Chris: I think it’s getting over the red light going on. Red light fever we call it.

Edward: ‘Loosen Up’ was a harder one because the drums kept malfunctioning, haha. We did a perfect second take but some rattle was found on the playback so had to redo it.

Chris: Just gotta chill a bit, have a few run throughs before you start. It’s practicing hard beforehand, also, we knew the songs well when it came to record.

Edward: Once we’ve passed that first song and got used to the red light it just clicks.

It’s what the red light signifies, right? Like it’s a warning that everything you lay down will define the expression and your right to share it, right?

Chris: Yeah it’s that this-is-it moment.

Edward: We’re very well rehearsed and for me that’s where the confidence to really PLAY comes from. We used to not be prepared enough sometimes when we got to the studio and that created insecurities.

Chris: I think if we take too many takes we start getting a bit jaded also…those first takes got the spark.

Running things through normalises the moment, which is ironic given that your intention is for people to be blown away by something hopefully out of the ordinary.

Chris: Look at all those old 60’s songs all done in one take. Classics.

If you can make the strange normal for you but inherently wild in the performance then that’s a good balance.

Edward: A lot of the recording process can be quite unnatural and non instinctive but we’re good at transcending that.

Chris: We recorded at the studio we practice at which helps. We know the space.

Edward: Also we’ve worked with the same guy “Hey Ben!” for the last few records so that helps too.  We work very fast once we get going.

Chris: Yep, shout out to Ben Turner at Axe and Trap studios in Wells, Sommerset.

Edward: The idea of spending months on a record is a bit strange to us.

Thank you Mr Turner, wherever you are. Before we close, it would be remiss not to touch upon the subject of performance and authenticity. In a way, it shines a light on that old debate as to whether authenticity is possible, given how much psychology and philosophy goes into the process. It’s all about presenting a performance in a way that doesn’t take one out of ‘the dreamscape’, so to speak. Not that there is no merit to something willfully meta.

Edward: I think that all “art” should make time stop while it’s happening. It’s what I gauge good art by. Being totally in the moment. We really do that more and more I think.


That’s what I like about ‘Surprise Party’ off the LP.

Chris: If you believe what you are doing and present then yeah, i feel it’s authentic. You know we’re playing songs in a band we believe in and love being in. If I was singing Korean pop in a barber shop quartet then I’d say I was being fake to who I was. Although, that sounds like a blast.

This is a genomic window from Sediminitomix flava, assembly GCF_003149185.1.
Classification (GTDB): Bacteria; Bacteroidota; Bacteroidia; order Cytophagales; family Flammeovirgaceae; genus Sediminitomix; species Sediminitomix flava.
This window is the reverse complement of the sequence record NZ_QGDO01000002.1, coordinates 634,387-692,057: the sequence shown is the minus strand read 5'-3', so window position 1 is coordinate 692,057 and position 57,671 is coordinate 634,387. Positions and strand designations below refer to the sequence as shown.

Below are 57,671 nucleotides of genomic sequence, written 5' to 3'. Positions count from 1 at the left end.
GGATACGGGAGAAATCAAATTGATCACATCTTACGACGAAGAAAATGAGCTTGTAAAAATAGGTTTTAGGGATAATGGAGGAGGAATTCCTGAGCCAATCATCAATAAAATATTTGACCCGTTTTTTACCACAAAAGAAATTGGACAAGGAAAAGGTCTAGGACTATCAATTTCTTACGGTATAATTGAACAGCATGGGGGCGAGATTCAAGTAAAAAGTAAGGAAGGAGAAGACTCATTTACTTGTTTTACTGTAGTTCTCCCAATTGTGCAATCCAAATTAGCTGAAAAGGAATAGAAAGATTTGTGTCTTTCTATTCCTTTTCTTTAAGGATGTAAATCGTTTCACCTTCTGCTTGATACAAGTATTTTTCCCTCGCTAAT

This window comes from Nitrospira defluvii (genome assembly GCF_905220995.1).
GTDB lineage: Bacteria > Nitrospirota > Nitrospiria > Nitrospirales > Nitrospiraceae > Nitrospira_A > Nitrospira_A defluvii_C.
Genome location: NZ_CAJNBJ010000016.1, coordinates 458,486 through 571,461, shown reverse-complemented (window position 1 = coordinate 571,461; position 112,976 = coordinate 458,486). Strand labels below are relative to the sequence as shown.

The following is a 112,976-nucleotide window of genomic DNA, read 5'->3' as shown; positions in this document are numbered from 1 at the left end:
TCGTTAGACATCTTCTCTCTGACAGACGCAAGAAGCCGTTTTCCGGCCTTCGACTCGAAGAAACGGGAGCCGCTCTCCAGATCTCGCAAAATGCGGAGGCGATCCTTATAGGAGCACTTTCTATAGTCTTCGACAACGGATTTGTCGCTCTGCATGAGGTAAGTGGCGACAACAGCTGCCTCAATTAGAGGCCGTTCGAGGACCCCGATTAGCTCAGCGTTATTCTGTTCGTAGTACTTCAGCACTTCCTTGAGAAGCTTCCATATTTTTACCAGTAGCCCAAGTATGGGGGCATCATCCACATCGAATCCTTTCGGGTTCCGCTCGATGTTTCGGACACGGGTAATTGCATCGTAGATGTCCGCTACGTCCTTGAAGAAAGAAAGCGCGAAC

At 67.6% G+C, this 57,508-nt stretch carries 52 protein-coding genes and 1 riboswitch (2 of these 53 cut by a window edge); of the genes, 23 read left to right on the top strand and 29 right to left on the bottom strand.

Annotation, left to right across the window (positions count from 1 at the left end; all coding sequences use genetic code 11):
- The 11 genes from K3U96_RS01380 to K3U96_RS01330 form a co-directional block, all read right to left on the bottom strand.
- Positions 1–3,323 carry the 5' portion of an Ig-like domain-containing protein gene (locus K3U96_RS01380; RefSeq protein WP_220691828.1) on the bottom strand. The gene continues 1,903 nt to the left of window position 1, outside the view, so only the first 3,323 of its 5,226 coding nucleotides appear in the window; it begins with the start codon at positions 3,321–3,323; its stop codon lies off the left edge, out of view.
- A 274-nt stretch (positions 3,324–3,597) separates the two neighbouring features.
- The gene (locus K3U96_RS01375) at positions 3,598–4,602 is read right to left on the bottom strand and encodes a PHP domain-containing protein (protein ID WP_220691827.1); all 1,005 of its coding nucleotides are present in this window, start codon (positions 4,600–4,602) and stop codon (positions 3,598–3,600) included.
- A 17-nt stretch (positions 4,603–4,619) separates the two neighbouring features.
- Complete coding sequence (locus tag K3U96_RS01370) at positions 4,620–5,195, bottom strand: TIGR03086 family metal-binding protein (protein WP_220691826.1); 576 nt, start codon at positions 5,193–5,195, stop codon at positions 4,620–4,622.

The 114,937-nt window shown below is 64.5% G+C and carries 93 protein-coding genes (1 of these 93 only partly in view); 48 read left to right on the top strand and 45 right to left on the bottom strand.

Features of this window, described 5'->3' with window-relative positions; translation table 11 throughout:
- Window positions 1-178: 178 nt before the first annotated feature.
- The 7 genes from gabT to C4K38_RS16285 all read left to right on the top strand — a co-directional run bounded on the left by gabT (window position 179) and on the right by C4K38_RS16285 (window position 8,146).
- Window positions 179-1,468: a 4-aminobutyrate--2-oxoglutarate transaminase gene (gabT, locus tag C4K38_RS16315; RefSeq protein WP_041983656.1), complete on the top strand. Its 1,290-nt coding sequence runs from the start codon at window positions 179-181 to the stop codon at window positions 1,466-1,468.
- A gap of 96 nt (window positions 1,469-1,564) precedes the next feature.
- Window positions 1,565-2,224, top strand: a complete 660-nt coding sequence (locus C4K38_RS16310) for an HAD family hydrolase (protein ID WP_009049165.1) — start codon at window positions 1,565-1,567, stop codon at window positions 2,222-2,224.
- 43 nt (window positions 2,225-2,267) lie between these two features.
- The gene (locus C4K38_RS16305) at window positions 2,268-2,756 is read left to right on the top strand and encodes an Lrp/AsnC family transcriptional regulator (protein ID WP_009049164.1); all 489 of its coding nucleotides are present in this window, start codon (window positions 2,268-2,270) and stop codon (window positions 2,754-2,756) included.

Well, that’s the thing. When we say authenticity in the context of performance there is the idea that once you press record, or step out onstage or place a camera in the room, there will be a required and understandable transformation in the relationship between the performer and the music. Your performance is most certainly heartfelt, but that is an aspect of the band which isn’t in question. What we’re dealing with here is the mode of presentation being affected by context.

Chris: Yeah I think maybe the performer comes out but i think all musicians have that other person that’s not to say its not authentic.

Yes, there is the ‘other person’ idea. It’s part of the fun of performance, and perhaps there is an authenticity to letting that person out when perhaps offstage there are social rules and boundaries which cage that person in? When someone says they can be themselves up there, what are they really touching upon?

Edward: Performing is a trip into another place and it opens up a part of us that is normally closed. That’s a very liberating thing to do. It’s another self but it’s still you or us.

Chris: Yeah for sure…I guess it’s letting something out that in everyday life you can’t do. If I walked down the street telling everyone to C’Mon I’d be called some kind of freak, but I guess I’d love to do that. Onstage that can come out.

Intriguing. I’m sure we will pick this up again in a future exchange, as you guys are so easy to talk to. Let us know when your album is out and hey, will there be a launch party?

Chris:  The album is called NOISEBEAT and ill be released on March 24th on KMRECORDS. Yeah we have gigs in Bournemouth and Bristol around then to coincide.

Edward: Really excited for the album to come out. Can’t wait to share it with everyone!

Chris: if any people want us to come play in your town hit us up. we’re ready!

Wonderful! You guys were awesome. Thank you for your time!

Chris: Great to talk to you John. Hope to see you soon.

Edward: You’re awesome John! Thank you for having us. Great to talk to you!


John Clay – Director